Saturday, October 23, 2010

The Secret Life of Bees by Sue Monk Kidd

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Reviewed by Lucia

Published: 2002

It's about: Fourteen year old Lily Owens has spent her life peach farming with her aggressive and unforgiving father in South Carolina. Suffocated by the belief that she accidentally shot her mother as a child, Lily feels unworthy of love, although with her sole friend being Rosaleen (a black housekeeper), it is the only thing she yearns for. Now in the early 1960's, an explosive event makes Lily aware of the true hatred stirred by racial prejudice. When she and Rosaleen escape, they end up tracing the faint past of Lily's mother, leading them to the pink house of Black Madonna Honey.

I thought: I have hesitated many times in picking up this book, there having been so much hype. I was even more tentative about reviewing it, but in fact I couldn't resist. The Secret Life of Bees is eccentric, sharp, funny, unforgiving, unique and delightfully charming. Narrated by a young girl, Monk Kidd is able force her point through blunt statements whilst still creating an exceptionally original plot and engaging characters.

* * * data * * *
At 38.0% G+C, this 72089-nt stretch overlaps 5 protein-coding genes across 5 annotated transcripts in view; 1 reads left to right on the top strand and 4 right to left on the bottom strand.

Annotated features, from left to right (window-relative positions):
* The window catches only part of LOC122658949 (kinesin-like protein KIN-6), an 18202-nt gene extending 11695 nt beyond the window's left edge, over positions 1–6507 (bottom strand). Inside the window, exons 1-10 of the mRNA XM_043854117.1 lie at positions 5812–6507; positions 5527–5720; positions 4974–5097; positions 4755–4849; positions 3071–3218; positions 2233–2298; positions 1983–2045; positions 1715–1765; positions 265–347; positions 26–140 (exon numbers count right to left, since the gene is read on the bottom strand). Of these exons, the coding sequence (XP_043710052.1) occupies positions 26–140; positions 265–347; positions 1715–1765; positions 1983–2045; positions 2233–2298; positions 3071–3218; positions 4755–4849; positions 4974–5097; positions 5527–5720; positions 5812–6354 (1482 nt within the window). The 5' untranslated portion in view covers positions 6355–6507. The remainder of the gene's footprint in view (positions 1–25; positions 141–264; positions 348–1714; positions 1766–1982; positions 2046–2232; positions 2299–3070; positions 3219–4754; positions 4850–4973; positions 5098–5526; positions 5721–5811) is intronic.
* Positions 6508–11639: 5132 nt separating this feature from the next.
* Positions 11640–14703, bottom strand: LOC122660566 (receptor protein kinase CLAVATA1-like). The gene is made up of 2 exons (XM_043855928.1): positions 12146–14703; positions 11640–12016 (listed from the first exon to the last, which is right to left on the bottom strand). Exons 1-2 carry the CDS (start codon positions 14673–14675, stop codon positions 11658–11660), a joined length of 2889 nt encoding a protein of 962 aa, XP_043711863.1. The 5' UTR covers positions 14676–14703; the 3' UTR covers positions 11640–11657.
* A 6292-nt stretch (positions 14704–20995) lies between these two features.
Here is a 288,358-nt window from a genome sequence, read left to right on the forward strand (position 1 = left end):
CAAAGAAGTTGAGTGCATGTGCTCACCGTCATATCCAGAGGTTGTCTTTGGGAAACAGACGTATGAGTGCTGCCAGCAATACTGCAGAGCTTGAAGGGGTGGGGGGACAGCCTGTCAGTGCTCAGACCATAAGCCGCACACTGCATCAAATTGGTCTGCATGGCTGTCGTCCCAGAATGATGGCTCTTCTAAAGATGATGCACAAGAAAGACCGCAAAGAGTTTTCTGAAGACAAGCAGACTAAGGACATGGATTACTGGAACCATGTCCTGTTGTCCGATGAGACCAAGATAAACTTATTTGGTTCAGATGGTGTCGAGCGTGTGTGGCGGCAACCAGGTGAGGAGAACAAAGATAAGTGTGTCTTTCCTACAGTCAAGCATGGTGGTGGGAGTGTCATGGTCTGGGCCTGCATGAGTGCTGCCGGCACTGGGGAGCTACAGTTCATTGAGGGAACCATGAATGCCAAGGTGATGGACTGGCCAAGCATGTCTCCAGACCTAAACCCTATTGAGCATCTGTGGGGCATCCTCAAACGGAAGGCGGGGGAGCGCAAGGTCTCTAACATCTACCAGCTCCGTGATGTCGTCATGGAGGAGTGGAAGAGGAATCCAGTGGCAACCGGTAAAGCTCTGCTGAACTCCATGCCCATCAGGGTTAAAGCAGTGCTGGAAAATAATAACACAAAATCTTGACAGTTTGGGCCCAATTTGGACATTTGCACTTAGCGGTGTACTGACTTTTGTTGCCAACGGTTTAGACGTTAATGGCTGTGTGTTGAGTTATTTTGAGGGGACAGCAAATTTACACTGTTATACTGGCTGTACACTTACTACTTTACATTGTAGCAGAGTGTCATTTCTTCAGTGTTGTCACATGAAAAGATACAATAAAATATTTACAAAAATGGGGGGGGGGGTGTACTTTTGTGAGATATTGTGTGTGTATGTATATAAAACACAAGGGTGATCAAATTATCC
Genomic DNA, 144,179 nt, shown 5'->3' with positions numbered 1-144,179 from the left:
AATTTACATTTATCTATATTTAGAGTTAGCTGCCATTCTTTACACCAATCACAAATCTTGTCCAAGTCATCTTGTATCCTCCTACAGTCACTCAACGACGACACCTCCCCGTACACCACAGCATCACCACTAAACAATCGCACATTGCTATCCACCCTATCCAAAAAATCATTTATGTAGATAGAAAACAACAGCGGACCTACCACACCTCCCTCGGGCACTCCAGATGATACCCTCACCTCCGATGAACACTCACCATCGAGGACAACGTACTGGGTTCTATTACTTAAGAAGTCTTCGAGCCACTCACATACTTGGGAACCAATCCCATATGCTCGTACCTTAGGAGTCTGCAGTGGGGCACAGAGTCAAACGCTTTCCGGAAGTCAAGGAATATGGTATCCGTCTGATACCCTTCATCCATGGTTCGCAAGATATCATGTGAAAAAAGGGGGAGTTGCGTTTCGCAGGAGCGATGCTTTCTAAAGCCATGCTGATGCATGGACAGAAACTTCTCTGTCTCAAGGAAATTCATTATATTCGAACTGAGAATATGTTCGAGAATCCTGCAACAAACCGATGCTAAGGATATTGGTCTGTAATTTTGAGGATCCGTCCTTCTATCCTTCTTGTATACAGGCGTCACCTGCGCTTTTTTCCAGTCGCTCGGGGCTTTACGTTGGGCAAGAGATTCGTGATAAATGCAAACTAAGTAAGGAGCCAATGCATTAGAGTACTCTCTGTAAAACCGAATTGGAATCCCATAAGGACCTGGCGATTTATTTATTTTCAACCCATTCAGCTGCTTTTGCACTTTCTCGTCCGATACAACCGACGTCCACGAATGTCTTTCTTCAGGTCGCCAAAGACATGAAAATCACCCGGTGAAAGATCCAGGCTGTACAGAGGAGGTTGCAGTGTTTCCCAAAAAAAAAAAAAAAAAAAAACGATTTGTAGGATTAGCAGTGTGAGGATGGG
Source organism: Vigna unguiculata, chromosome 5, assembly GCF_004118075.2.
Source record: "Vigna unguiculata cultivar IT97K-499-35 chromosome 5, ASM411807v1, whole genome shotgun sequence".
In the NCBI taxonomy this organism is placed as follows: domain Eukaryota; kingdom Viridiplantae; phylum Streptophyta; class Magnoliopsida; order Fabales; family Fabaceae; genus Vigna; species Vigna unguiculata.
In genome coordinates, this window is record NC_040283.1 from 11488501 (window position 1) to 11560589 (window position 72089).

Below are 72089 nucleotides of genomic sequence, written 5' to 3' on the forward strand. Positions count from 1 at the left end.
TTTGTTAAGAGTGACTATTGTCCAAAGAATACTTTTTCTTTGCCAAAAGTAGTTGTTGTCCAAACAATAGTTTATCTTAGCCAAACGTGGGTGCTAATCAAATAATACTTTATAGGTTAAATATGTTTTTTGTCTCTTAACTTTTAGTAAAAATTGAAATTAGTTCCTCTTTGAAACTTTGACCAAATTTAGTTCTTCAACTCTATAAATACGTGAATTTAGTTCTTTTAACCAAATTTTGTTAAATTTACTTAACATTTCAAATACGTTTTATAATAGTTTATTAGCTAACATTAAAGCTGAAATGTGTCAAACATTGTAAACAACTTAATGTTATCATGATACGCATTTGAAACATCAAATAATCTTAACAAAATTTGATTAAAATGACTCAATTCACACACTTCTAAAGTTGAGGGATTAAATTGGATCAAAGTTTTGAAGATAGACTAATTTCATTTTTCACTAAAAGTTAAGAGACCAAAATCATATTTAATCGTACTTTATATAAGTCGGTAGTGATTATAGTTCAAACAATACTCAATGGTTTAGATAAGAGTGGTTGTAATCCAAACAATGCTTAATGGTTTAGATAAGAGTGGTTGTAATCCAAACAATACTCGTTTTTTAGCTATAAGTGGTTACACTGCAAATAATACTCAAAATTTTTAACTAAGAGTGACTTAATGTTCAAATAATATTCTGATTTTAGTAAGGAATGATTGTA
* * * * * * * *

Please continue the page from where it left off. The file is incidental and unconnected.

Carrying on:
I really loved the sections about bees. Honestly I never thought I could be so drawn in by the life of insects but I found myself truly interested in how the honey was produced and how the Calendar Sisters went about beekeeping in general. It was wonderful to be shown that in such a disgusting world the author created a character like Lily, who has never felt loved but is capable of sending love to even the tiniest creatures that are bees.

Whilst I enjoyed Monk Kidd's writing style, I felt that in some places it could have been embellished a little more. Yet this is just personal opinion and the language was appropriate for the overall off beat atmosphere of the novel. The way in which Lily's feelings and thoughts were described seemed to be painted more realistically than much of her physical surroundings, and I was intrigued by this. I felt that it reflected the girl's understanding of the world and her place in it.

Verdict: Stick it on the shelf.

Reading Recommendations: Of course a film has now been made based on this book. I highly recommend reading the book first because I think many details were lost in the film. It isn't a bad adaptation though, and as usual Dakota Fanning is a stand out.

Warnings: None.

Favorite excerpts: 'The problem is they know what matters, but they don't choose it. You know how hard that is Lily? I love May, but it was still so hard to choose Carribbean Pink. The hardest thing on earth is choosing what matters.'

'A sound rushed up. A perfect hum, high-pitched and swollen, like someone had put the teakettle on and it had come to a boil. 'They're cooling the hives down,' she said...You would have to hear it yourself to believe the perfect pitch, the harmony parts, how the volume rolled up and down. We had our ears pressed to a giant music box.'